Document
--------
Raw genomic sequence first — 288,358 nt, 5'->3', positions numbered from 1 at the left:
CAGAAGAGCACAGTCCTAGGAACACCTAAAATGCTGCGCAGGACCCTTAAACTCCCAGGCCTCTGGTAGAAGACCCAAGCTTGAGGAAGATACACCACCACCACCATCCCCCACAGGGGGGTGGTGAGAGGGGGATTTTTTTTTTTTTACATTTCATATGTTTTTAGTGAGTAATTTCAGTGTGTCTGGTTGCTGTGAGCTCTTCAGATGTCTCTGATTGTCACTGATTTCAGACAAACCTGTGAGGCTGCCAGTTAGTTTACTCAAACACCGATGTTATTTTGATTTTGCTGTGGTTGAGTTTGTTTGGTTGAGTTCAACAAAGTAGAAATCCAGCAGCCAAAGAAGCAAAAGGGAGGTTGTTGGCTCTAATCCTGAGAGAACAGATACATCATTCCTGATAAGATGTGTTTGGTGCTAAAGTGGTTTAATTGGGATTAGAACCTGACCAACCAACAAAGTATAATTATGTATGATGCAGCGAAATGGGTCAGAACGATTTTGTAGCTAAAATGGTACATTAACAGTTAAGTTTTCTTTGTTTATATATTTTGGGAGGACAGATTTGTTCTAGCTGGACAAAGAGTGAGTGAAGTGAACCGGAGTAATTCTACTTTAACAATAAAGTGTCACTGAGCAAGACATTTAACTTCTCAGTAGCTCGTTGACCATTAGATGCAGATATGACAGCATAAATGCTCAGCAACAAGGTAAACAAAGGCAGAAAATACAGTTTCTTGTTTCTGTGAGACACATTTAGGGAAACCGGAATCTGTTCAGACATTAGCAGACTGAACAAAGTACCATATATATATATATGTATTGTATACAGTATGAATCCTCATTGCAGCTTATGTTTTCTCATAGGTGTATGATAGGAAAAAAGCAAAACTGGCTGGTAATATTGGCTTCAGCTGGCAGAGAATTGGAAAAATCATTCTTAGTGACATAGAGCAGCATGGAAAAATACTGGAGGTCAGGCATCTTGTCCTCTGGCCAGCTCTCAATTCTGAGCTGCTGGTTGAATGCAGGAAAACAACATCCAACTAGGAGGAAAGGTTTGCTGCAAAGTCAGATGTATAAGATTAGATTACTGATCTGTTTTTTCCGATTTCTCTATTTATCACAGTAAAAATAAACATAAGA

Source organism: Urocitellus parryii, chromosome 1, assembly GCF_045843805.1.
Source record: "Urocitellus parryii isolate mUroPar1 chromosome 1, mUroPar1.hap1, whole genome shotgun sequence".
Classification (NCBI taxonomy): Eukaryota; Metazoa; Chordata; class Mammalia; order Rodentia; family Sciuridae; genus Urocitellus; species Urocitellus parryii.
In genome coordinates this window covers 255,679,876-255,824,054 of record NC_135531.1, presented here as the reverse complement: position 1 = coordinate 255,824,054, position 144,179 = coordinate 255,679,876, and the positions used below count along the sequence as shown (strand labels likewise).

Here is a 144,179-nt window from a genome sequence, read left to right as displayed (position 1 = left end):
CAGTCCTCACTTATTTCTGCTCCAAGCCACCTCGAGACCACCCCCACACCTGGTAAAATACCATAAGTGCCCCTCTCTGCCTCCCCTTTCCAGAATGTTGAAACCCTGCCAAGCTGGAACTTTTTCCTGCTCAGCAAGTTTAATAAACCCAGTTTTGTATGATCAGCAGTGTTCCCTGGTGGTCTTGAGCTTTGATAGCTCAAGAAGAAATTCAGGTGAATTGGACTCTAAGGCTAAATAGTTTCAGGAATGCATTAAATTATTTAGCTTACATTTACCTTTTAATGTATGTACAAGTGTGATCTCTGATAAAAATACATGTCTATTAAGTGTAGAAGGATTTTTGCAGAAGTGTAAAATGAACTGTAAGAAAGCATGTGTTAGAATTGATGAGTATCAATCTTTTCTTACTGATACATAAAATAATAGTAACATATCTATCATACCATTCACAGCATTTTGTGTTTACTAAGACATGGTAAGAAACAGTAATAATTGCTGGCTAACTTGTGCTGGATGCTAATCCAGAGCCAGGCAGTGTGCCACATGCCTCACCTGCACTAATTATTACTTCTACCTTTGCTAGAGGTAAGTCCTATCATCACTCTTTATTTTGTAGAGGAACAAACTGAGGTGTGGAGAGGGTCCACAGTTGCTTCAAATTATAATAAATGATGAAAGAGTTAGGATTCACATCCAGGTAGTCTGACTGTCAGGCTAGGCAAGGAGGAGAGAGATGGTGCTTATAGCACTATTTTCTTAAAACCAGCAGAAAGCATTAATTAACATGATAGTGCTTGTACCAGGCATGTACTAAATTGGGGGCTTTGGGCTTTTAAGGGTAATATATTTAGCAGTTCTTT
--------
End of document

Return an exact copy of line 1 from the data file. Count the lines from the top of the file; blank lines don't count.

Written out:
Raw genomic sequence first — 288,358 nt, 5'->3', positions numbered from 1 at the left: